2017 Bourgogne Rouge, Domaine Jean Grivot, Burgundy

2017 Bourgogne Rouge, Domaine Jean Grivot, Burgundy

Product: 20171035535
Prices start from £200.00 per case Buying options
2017 Bourgogne Rouge, Domaine Jean Grivot, Burgundy

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Available by the case In Bond. Pricing excludes duty and VAT, which must be paid separately before delivery. Storage charges apply.
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6 x 75cl bottle
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Description

The fruit here all comes from around Vosne-Romanée, from both sides of the D974, enhanced by some lovely old vines (some of which are 70 years old). Delicate and subtle in this vintage, the fruit is soft and pure. The caressing palate is most appealing. Drink 2019-2023.

Jean Grivot, whose name continues to appear on the labels, took over from his father Gaston in 1955 and handed the estate on to his son Étienne in the early 1980s. Étienne, married to Marielle Bize from Savigny, has been through a number of incarnations as winemaker here. When he took over, his father’s style was for gentle, graceful wines which perhaps were a little weak in the lesser vintages. Since then Étienne has found his own voice and made a range of increasingly fine wines. The drive to reduce yields and fine-tune his work in the vineyards and cellar since the mid-2000s continues to enhance quality. The succession to the next generation is now well underway, with Mathilde and Hubert increasingly influential, under their father’s experienced and wise guidance.

Here the decision was to wait for a bit of rain, to get the skins and berries fully ripe. The rain did the trick and the resulting wines are among the best of the Côte this year. Adjectives tumbled from Étienne during the tasting: seductive and precise, glamorous, graphite and saline, luminous and suave. We both agreed we rather liked “resonant”. Volumes are up 50 percent but Étienne warned us that the run of short vintages has depleted their reserves, and  as such allocations this year will not  move up in line.

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About this WINE

Domaine Jean Grivot

Domaine Jean Grivot

Jean Grivot took over from his father, Gaston, in 1955. He handed the domaine on to son Étienne – married to Marielle Bize from Savigny – in the early 1980s. When Etienne Grivot took over, the house style was for gentle, graceful wines, perhaps a little weak in lesser vintages.

Étienne has since found his own voice, making a range of increasingly fine wines. Since the mid-2000s, he has reduced yields and fine-tuned vineyard and cellar work. The next generation – Mathilde and Hubert – are increasingly influential, working under their father’s experienced and wise guidance.

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Bourgogne Blanc

Bourgogne Blanc


Bourgogne Blanc is the appellation used to refer to generic white wines from Burgundy, a wide term which allows 384 separate villages to produce a white wine with the label ‘Bourgogne.’ As a result of this variety, Bourgogne Blanc is very hard to characterise with a single notable style, however the wines are usually dominated by the presence of Chardonnay, which is just about the only common factor between them. That being said, Chardonnay itself varies based on the environmental factors, so every bottle of Bourgogne Blanc will vary in some way from the next! Pinot Blanc and Pinot Gris are also permitted for use in Bourgogne Blanc under the regulations of the appellation.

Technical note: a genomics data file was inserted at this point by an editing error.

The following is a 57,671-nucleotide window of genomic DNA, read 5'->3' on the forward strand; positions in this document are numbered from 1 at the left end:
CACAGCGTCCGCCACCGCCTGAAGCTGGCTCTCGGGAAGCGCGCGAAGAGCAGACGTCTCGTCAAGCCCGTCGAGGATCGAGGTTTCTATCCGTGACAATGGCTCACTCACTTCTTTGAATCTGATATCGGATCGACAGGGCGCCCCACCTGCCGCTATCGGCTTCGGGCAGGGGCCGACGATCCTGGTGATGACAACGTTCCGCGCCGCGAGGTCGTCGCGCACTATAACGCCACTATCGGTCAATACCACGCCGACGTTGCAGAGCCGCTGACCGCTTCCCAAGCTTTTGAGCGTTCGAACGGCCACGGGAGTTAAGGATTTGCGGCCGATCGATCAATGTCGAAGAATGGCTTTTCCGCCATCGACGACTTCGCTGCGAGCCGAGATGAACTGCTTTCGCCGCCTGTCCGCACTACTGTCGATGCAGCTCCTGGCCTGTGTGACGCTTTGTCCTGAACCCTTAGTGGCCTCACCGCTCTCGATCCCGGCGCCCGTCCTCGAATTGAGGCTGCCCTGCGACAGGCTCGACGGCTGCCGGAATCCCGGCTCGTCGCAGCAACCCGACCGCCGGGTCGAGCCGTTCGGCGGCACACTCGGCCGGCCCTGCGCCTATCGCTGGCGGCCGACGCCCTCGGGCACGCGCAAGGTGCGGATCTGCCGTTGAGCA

As Bourgogne Blanc is very much an entry-level white wine for most regions in Burgundy, prices are usually very reasonable, and due to the terroir and climate of Burgundy, Bourgogne Blanc wines tend to have a strong acidity to them, combined with a vibrant and often fruity palate when compared with other whites from the New World, say, allowing fantastic matchmaking with many different kinds of food.

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Pinot Noir

Pinot Noir

Pinot Noir is probably the most frustrating, and at times infuriating, wine grape in the world. However when it is successful, it can produce some of the most sublime wines known to man. This thin-skinned grape which grows in small, tight bunches performs well on well-drained, deepish limestone based subsoils as are found on Burgundy's Côte d'Or.

Pinot Noir is more susceptible than other varieties to over cropping - concentration and varietal character disappear rapidly if yields are excessive and yields as little as 25hl/ha are the norm for some climats of the Côte d`Or.

Because of the thinness of the skins, Pinot Noir wines are lighter in colour, body and tannins. However the best wines have grip, complexity and an intensity of fruit seldom found in wine from other grapes. Young Pinot Noir can smell almost sweet, redolent with freshly crushed raspberries, cherries and redcurrants. When mature, the best wines develop a sensuous, silky mouth feel with the fruit flavours deepening and gamey "sous-bois" nuances emerging.

The best examples are still found in Burgundy, although Pinot Noir`s key role in Champagne should not be forgotten. It is grown throughout the world with notable success in the Carneros and Russian River Valley districts of California, and the Martinborough and Central Otago regions of New Zealand.

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